The pre-fire view from the look-out tower.
This building is manned from July to September with a smoke-spotter.
The fire spread out over five mountains along the east side of our valley, staying mainly on the National Forest. Fire breaks were made above the houses closest to the fire, and the local fire department was on standby for days, to defend the homes and buildings if necessary. No evacuations were ordered but a few people left anyway.

Crown fire with flames shooting dozens of feet into the air.
Our house is a few miles west of the location of the fire, and there are a lot of houses and structures between us and the fire. We were never really at risk of it burning all the way to our home, even if the wind changed direction and the fire jumped the highway and headed toward us.. The only personal impact the fire had on us was the thick smoke. It burned our eyes, noses, and throats. We couldn't see the far side of the yard through the fog-like smoke. The sun couldn't pierce the smoke to charge our solar electric power system.
A Chinook helicopter dips water out of a pond at the golf course

The National Guard was called in to help the weary fire-fighters, who's numbers were spread thin over the 103 wildfires burning in western Montana in late August. Chinook helicopters dipped water out of the nearby lakes and ponds with large canvas buckets hanging from a cable underneath; a 'cup' of water around 1,500 gallons at a time. Watching from across the valley it seemed hopeless each time the water trailed out of the bucket onto the fire. Like a drop of water sprinkled on a campfire. But slowly the fire lines stopped advancing as the helicopters circled back and forth between fire and water, hour after hour after hour.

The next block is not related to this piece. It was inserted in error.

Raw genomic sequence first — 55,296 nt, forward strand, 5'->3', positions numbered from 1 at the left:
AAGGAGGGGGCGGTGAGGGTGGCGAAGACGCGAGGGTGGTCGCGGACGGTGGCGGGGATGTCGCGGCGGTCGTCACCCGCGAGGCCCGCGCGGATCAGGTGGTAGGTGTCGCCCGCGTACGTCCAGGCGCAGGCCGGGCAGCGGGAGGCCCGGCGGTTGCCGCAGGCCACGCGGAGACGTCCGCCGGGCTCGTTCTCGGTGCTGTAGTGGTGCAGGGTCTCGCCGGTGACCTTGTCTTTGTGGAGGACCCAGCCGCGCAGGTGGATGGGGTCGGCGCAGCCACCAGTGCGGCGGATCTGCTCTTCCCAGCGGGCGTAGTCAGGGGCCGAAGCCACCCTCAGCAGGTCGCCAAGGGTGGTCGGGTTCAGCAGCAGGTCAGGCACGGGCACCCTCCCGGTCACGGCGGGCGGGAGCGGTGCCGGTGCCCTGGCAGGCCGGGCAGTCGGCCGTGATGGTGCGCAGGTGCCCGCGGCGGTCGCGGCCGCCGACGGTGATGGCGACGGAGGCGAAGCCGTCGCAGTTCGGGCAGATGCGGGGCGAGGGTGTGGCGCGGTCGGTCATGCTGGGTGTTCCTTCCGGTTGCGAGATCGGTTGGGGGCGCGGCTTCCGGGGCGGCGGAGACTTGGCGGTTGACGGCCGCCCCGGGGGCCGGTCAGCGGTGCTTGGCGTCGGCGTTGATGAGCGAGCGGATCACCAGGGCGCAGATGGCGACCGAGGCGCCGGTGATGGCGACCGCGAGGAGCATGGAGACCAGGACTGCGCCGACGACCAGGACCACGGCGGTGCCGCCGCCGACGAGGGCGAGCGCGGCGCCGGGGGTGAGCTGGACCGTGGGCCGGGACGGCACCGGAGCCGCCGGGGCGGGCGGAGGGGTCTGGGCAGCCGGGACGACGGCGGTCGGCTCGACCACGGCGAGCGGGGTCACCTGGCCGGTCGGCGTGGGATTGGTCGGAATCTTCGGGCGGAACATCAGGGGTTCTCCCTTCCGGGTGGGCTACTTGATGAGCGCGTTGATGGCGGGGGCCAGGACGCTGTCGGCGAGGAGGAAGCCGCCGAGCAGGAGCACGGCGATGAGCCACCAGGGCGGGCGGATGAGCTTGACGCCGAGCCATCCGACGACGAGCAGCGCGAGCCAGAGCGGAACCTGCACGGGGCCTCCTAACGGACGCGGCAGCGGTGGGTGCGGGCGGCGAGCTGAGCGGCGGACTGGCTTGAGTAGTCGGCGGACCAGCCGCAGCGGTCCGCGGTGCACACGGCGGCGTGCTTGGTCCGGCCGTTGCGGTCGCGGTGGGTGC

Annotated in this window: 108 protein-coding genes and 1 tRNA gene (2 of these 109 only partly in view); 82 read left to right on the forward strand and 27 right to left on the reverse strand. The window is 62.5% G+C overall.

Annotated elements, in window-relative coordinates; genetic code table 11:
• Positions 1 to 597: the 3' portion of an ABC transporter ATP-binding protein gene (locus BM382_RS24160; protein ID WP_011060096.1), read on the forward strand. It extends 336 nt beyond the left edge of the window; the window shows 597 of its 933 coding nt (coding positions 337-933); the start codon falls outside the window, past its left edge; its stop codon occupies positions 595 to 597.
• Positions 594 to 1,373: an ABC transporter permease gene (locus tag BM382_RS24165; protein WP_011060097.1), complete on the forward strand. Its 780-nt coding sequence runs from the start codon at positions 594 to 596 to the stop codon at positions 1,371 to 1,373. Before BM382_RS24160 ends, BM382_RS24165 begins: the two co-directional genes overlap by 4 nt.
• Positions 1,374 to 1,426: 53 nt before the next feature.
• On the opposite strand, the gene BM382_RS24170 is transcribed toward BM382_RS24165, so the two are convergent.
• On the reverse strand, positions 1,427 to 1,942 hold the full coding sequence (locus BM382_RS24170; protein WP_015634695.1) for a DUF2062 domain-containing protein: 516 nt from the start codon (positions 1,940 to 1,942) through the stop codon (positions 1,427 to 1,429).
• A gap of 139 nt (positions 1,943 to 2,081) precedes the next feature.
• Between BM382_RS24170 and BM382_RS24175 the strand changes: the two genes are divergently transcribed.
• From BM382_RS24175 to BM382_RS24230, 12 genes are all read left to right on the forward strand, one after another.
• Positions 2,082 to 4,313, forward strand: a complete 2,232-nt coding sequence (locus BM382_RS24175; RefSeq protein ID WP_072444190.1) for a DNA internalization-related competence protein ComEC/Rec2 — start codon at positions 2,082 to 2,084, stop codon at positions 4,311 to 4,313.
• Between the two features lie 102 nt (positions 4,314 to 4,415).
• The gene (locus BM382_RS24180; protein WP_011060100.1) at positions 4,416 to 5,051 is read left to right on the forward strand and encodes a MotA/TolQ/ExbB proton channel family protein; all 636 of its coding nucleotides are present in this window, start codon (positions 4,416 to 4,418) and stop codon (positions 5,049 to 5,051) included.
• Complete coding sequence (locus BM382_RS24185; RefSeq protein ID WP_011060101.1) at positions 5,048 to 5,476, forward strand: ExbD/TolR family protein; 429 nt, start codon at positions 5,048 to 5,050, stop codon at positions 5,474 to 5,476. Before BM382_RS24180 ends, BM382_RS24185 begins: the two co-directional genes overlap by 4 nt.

A helicopter drops water on the fire.
From the Stonehenge Air Museum at the golf course:
"Day 12. 8-23-15
They have been steady again today. There are 3 helicopters going now. Wind has picked up again and so has fire. They are making a round trip every 4:00 minutes. With all three copters running that means 4500 gallons times 15 = 67,500 gallons an hour when they are in the air.
Warmer weather predicted this week so looks like they will be going hard.
Sure glad the Governor called on our National Guard"

A Chinook helicopter hovering over a lake.

The helicopter on the left has just left with water, and the one on the right is
coming in for water.

Full of water, ready to go drop it on the fire.
It's very well coordinated where they are to take each load of water.